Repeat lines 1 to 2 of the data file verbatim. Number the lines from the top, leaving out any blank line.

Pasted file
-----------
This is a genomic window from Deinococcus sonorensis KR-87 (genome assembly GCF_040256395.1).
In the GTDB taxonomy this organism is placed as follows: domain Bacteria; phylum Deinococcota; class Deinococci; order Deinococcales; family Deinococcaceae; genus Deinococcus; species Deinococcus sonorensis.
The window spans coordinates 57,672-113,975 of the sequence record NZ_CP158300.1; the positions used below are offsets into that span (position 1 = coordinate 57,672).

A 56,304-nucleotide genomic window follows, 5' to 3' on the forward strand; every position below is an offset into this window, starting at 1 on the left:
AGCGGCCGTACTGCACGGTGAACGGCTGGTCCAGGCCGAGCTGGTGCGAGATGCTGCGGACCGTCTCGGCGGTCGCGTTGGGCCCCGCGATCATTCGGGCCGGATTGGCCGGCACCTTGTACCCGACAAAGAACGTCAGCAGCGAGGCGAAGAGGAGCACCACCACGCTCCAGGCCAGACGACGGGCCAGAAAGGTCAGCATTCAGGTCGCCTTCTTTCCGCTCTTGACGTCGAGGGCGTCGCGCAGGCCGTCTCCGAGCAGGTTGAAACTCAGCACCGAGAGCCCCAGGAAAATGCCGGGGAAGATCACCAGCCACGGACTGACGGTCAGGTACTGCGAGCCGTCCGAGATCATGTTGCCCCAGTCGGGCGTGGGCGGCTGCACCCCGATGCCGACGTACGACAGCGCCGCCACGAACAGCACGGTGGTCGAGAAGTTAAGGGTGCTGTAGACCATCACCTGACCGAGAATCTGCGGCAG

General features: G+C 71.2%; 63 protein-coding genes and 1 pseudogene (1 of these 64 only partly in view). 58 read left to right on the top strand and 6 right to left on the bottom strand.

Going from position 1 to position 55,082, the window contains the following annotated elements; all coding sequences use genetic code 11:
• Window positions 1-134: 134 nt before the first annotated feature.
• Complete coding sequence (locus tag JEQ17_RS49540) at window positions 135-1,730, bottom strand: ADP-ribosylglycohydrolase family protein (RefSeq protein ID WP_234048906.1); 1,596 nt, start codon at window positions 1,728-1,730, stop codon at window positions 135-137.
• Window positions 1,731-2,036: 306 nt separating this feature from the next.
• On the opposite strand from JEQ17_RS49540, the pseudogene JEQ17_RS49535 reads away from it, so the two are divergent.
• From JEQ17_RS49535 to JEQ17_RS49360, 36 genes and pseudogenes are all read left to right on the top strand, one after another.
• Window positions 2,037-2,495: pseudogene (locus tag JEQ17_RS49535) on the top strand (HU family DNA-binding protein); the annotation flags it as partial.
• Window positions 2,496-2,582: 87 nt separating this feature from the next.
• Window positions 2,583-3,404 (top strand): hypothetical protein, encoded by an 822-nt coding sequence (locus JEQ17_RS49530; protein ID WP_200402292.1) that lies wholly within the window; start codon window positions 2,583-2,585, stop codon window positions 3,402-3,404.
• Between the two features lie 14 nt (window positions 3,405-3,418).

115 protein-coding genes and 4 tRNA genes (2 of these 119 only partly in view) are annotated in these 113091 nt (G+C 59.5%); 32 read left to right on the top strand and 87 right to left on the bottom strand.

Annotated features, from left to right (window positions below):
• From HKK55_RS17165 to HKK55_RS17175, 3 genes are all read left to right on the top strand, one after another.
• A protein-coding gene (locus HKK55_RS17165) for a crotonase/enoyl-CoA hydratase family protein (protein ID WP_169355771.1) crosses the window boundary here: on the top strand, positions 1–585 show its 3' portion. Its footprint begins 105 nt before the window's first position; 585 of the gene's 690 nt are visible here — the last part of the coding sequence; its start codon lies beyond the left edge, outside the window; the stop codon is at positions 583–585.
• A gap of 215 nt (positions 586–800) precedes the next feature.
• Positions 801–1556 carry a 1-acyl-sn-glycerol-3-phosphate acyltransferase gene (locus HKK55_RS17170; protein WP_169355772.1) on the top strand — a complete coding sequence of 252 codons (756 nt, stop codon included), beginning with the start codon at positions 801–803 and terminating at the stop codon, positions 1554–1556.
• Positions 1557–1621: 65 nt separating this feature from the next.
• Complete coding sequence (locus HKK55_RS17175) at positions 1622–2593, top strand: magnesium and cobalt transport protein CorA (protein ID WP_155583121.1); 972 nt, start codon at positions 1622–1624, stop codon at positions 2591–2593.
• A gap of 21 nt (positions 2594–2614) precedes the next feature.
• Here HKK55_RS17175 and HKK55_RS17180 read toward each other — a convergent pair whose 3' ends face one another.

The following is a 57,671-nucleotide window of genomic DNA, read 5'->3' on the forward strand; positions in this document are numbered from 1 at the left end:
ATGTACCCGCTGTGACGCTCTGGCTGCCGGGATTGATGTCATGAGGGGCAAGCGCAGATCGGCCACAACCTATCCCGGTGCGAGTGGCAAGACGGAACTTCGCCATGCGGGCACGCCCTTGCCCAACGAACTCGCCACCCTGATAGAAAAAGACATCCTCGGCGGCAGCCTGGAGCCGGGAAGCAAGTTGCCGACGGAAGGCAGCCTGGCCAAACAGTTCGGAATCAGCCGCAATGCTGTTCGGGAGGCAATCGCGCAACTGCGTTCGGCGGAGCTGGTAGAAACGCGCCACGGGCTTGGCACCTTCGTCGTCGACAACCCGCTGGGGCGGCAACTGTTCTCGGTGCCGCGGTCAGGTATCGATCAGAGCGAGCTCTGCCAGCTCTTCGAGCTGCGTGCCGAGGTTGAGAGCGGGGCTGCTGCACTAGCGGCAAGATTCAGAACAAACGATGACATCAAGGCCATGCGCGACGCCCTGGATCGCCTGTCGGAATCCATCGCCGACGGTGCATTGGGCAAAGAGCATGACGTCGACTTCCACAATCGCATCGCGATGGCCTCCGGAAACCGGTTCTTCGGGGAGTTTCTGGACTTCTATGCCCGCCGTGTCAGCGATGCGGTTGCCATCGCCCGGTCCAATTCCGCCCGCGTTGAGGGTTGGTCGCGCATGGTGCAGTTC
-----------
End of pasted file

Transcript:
This is a genomic window from Deinococcus sonorensis KR-87 (genome assembly GCF_040256395.1).
In the GTDB taxonomy this organism is placed as follows: domain Bacteria; phylum Deinococcota; class Deinococci; order Deinococcales; family Deinococcaceae; genus Deinococcus; species Deinococcus sonorensis.